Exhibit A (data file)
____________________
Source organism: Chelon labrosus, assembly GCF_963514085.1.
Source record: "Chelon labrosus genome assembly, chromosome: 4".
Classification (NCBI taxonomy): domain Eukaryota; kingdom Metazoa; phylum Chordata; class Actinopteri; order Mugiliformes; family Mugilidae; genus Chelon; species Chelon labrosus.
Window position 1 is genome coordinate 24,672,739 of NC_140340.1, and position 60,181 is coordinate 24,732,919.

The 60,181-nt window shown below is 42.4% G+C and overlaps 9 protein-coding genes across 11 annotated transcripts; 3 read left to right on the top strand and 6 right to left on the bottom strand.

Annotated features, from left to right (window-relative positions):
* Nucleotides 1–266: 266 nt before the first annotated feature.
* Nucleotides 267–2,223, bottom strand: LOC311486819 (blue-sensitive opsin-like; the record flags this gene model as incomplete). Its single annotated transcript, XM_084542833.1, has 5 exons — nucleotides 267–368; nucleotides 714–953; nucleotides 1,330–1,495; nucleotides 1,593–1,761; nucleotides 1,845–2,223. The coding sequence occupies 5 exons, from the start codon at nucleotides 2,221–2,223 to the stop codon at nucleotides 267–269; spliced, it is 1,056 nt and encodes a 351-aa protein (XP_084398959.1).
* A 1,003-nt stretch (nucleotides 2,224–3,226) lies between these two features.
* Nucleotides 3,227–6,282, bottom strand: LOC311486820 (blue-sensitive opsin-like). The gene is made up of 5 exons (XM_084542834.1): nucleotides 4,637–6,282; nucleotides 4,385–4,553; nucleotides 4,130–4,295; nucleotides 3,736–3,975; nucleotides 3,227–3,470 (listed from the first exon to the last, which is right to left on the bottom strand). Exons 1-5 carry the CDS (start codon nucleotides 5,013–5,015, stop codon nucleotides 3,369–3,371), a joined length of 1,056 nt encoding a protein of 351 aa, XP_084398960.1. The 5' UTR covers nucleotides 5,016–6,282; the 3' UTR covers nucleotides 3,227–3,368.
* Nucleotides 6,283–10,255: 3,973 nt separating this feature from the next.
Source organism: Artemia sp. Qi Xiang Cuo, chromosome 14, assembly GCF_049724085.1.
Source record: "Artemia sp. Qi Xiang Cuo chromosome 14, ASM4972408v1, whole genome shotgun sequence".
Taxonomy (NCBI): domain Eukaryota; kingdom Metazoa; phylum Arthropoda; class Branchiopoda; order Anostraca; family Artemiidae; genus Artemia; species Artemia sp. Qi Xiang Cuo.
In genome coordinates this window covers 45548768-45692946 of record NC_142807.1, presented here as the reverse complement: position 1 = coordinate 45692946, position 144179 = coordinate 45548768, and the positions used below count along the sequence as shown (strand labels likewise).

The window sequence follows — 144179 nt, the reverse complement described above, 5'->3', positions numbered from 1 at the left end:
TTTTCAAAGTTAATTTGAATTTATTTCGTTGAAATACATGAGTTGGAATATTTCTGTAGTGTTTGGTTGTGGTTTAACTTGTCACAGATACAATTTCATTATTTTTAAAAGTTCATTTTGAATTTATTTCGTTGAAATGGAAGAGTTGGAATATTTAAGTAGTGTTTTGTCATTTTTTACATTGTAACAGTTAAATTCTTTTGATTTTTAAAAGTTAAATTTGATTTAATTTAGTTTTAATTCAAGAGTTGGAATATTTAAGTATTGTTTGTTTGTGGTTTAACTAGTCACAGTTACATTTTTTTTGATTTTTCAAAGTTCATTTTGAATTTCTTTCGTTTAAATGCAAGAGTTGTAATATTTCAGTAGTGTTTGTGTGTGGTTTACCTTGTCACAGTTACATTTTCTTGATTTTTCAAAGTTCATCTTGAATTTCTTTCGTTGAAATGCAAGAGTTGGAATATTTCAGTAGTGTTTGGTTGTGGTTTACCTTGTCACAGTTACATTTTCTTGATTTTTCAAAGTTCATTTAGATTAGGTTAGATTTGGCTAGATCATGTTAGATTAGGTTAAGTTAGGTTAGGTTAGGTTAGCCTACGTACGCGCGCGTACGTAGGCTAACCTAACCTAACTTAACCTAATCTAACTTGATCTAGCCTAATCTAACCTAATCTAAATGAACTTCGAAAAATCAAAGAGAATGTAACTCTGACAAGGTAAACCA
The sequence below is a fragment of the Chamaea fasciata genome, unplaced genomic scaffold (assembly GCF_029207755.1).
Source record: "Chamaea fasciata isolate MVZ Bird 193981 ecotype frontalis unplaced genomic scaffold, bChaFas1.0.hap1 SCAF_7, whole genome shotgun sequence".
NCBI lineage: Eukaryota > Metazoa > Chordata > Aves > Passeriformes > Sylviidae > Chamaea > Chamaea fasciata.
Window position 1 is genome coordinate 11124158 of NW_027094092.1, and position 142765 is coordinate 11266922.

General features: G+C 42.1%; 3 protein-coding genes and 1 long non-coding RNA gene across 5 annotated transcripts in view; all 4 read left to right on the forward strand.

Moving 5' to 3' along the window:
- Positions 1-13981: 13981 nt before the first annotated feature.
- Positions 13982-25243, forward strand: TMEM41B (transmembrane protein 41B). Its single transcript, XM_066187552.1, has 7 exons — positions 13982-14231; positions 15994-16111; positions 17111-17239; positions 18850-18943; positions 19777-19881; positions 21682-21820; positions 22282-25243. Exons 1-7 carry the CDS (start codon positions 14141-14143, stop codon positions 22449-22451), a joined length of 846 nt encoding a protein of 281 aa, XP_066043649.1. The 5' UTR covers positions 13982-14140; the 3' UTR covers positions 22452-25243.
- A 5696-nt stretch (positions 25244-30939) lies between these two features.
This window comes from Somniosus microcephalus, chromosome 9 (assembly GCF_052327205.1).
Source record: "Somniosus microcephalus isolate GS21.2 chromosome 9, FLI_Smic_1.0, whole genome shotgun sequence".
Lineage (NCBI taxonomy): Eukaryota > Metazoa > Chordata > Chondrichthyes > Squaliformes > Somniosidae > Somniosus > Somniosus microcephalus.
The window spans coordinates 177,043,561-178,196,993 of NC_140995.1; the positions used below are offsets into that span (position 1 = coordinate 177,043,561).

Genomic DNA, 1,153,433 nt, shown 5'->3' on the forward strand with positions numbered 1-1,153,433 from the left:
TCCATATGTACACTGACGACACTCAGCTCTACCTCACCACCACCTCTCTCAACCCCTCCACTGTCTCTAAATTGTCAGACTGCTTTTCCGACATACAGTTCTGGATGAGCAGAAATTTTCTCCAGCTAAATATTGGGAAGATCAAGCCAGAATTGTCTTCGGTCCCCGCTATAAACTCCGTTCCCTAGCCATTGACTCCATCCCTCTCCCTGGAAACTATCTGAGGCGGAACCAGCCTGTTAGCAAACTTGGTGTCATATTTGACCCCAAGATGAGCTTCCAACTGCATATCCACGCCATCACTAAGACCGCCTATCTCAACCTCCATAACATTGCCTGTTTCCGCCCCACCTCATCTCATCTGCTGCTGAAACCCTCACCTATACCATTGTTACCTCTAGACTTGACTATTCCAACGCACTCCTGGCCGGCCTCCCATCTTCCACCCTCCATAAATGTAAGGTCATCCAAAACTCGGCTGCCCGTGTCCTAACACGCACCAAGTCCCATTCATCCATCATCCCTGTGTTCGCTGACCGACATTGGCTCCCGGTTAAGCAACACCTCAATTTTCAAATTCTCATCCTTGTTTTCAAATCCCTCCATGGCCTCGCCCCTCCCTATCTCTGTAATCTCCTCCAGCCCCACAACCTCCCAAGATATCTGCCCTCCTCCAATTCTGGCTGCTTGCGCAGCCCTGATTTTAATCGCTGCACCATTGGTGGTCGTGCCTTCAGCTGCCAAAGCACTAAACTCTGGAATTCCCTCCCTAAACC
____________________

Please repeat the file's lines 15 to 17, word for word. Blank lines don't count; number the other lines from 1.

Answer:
In genome coordinates this window covers 45548768-45692946 of record NC_142807.1, presented here as the reverse complement: position 1 = coordinate 45692946, position 144179 = coordinate 45548768, and the positions used below count along the sequence as shown (strand labels likewise).

The window sequence follows — 144179 nt, the reverse complement described above, 5'->3', positions numbered from 1 at the left end:
TTTTCAAAGTTAATTTGAATTTATTTCGTTGAAATACATGAGTTGGAATATTTCTGTAGTGTTTGGTTGTGGTTTAACTTGTCACAGATACAATTTCATTATTTTTAAAAGTTCATTTTGAATTTATTTCGTTGAAATGGAAGAGTTGGAATATTTAAGTAGTGTTTTGTCATTTTTTACATTGTAACAGTTAAATTCTTTTGATTTTTAAAAGTTAAATTTGATTTAATTTAGTTTTAATTCAAGAGTTGGAATATTTAAGTATTGTTTGTTTGTGGTTTAACTAGTCACAGTTACATTTTTTTTGATTTTTCAAAGTTCATTTTGAATTTCTTTCGTTTAAATGCAAGAGTTGTAATATTTCAGTAGTGTTTGTGTGTGGTTTACCTTGTCACAGTTACATTTTCTTGATTTTTCAAAGTTCATCTTGAATTTCTTTCGTTGAAATGCAAGAGTTGGAATATTTCAGTAGTGTTTGGTTGTGGTTTACCTTGTCACAGTTACATTTTCTTGATTTTTCAAAGTTCATTTAGATTAGGTTAGATTTGGCTAGATCATGTTAGATTAGGTTAAGTTAGGTTAGGTTAGGTTAGCCTACGTACGCGCGCGTACGTAGGCTAACCTAACCTAACTTAACCTAATCTAACTTGATCTAGCCTAATCTAACCTAATCTAAATGAACTTCGAAAAATCAAAGAGAATGTAACTCTGACAAGGTAAACCA